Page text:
Johor workers and businesses hit by loss of Singapore dollars, Southeast Asia News and Top Stories
JOHOR BARU – Mr. Ridwan Mustafa, 34, was among thousands of Malaysians who lost their jobs in Singapore in July last year.
Faced with the loss of regular income, the former Rentokil employee decided to go into business. Using his savings, he took out loans to open a restaurant and found himself jumping from the frying pan into the fire.
The retail sector and restaurants in particular have been hit hard by the lockdown restrictions as Malaysia battles its deadliest wave of Covid-19 which has claimed 23,000 lives so far this year.
“Without the pandemic, my business was very good,” Ridwan said, referring to the second half of last year before Malaysia returned to a series of lockdowns. “Now my wife and I are always arguing because after buying ingredients they are all wasted because no one can dine inside.”
Before the border was closed in March last year, around half a million people crossed overland between Singapore and Johor Baru, many of whom are just day visitors to Singapore enjoying the currency over strong to take advantage of the cheaper food and shopping available across the Causeway.
Both employees and contractors in the southern state of Johor, particularly the capital Johor Baru which faces the Strait of Tebrau, have suffered from the shortage of Singaporean dollars. Some have been without income for over a year and a fifth of small businesses in South Johor are in financial difficulty.
“Without the two main spending groups – visitors to the island and Malaysians earning Singaporean dollars – more than 20 percent of SMEs would have to wind up their businesses,” said Teh Kee Sin, advisor and founding president of the South Johor Small-Medium Enterprises Association. The Sunday Times.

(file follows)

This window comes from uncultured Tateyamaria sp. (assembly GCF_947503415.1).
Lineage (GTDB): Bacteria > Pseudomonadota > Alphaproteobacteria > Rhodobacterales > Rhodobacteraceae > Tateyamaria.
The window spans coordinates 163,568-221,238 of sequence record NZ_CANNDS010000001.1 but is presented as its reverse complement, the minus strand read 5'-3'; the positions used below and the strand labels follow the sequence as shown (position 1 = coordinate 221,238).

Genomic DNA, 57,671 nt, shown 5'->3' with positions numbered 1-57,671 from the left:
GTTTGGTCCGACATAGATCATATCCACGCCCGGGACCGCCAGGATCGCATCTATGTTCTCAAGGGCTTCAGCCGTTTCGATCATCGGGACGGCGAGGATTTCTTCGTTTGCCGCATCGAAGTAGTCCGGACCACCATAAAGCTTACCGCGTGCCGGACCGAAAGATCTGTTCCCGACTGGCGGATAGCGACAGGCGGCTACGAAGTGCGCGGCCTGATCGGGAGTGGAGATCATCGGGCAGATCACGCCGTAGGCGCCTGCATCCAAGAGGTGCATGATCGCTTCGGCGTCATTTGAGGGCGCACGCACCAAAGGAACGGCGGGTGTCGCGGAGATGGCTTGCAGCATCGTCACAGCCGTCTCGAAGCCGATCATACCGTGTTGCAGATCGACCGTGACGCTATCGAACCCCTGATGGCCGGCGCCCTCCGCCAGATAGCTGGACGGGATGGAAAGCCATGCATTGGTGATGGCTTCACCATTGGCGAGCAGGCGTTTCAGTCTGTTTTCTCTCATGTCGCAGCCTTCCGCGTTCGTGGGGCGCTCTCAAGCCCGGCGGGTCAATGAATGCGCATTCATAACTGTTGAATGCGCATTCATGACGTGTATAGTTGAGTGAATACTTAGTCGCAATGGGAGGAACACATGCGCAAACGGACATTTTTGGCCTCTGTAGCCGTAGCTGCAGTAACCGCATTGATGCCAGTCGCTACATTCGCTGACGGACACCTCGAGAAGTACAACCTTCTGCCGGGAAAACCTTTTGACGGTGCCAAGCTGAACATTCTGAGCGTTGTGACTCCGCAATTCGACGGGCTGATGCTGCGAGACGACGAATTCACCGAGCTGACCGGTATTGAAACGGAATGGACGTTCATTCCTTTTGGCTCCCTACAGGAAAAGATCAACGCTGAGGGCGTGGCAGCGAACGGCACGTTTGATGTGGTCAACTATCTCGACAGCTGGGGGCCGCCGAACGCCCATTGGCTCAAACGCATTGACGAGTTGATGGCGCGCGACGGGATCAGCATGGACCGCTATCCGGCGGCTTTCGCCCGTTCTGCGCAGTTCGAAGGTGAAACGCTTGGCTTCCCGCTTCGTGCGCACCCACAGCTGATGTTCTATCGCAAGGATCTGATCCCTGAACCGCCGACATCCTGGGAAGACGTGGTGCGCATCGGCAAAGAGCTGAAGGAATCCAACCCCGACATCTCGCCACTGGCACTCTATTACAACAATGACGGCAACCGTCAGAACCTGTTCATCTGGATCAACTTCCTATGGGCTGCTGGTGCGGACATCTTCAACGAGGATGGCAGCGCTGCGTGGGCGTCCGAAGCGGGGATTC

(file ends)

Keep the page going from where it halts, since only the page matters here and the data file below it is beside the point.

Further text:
Estimates from the state government as well as the chair of the Malaysian and Singapore Workers’ Task Force, Dayalan Sreebalan, show that more than 100,000 people have had to give up their wages in Singapore.
Many are unable to meet commitments such as home loans, Dayalan said, as these expenses were budgeted for by workers taking advantage of the stronger Singapore dollar they were earning.
“Whatever work in Malaysia is not going to be enough,” he told ST.
Prior to Friday, Johor was one of only two states not yet exiting the first phase of the Malaysian government’s four-step national recovery plan for the pandemic, which allows more movement and economic activity in areas to low hospitalizations and high vaccination rates.
Until last month, the southern state had the second-lowest vaccination rate in the country after Sabah. The rate in Johor remains below the national average although more than half of its population has been fully immunized.
Mr Teh said contractors have been pushing hard to get vaccinated in recent months, both in hopes of resuming or scaling up operations and minimizing the cost of quarantine or loss of labor. of work.
Many eventually decided to pay for the vaccinations, avoiding the free vaccines offered by the government.
Mr. Ridwan’s Dapur 3 Dara restaurant is among those still unable to accommodate customers for dinner because its staff are not fully vaccinated.
But the father of three can’t wait for the day Singaporeans return to Johor.
“Most of my ex-colleagues in Singapore want to come to my restaurant. They are just waiting for the border to reopen.”